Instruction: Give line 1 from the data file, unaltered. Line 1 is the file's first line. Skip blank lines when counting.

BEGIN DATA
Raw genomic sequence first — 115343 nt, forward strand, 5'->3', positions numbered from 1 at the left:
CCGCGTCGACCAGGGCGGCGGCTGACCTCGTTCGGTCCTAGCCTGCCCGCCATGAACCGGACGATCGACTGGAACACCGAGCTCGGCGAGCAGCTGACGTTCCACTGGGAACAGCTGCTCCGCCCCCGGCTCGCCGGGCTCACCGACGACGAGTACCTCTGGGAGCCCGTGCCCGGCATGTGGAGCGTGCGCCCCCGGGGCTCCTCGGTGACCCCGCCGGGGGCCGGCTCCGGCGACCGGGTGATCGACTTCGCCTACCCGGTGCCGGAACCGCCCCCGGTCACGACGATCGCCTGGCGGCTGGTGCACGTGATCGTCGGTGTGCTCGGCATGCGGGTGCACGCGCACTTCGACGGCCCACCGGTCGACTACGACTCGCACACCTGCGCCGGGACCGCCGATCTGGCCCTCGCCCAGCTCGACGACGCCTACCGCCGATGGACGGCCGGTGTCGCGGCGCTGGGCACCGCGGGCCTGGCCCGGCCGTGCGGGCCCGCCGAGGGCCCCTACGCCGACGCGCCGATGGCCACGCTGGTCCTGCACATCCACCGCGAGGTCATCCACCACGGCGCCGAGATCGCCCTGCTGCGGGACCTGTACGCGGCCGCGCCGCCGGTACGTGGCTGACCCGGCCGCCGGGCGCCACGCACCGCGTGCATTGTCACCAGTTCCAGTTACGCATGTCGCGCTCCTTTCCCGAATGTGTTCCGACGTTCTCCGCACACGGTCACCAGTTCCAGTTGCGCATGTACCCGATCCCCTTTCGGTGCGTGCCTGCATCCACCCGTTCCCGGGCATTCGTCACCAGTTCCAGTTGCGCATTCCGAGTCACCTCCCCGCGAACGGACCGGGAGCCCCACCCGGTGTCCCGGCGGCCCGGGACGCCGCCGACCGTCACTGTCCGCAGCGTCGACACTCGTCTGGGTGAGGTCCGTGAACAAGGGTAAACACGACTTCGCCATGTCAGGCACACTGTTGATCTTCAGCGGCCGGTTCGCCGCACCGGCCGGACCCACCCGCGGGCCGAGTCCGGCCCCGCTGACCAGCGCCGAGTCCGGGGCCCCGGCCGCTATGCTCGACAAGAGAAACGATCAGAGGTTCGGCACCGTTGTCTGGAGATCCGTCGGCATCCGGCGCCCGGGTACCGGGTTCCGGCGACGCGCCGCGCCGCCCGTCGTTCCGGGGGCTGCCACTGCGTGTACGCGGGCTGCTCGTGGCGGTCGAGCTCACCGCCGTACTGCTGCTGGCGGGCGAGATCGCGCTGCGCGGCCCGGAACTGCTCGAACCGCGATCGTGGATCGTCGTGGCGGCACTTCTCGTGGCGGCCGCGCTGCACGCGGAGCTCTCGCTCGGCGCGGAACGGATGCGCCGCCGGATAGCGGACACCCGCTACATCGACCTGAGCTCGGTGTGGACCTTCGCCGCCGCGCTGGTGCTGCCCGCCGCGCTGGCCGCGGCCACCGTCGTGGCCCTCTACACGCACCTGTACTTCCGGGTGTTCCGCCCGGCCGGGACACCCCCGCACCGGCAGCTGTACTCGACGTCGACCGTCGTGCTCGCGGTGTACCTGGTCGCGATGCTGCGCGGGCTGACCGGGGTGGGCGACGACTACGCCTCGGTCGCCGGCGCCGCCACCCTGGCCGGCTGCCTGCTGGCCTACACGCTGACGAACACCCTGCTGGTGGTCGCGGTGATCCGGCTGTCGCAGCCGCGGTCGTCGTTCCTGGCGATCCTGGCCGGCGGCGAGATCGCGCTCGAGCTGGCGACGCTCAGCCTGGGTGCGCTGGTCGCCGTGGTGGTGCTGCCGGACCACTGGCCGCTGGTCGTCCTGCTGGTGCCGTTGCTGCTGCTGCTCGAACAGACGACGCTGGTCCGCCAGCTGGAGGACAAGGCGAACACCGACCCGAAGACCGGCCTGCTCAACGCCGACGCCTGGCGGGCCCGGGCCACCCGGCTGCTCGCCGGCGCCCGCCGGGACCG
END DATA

Raw genomic sequence first — 115343 nt, forward strand, 5'->3', positions numbered from 1 at the left: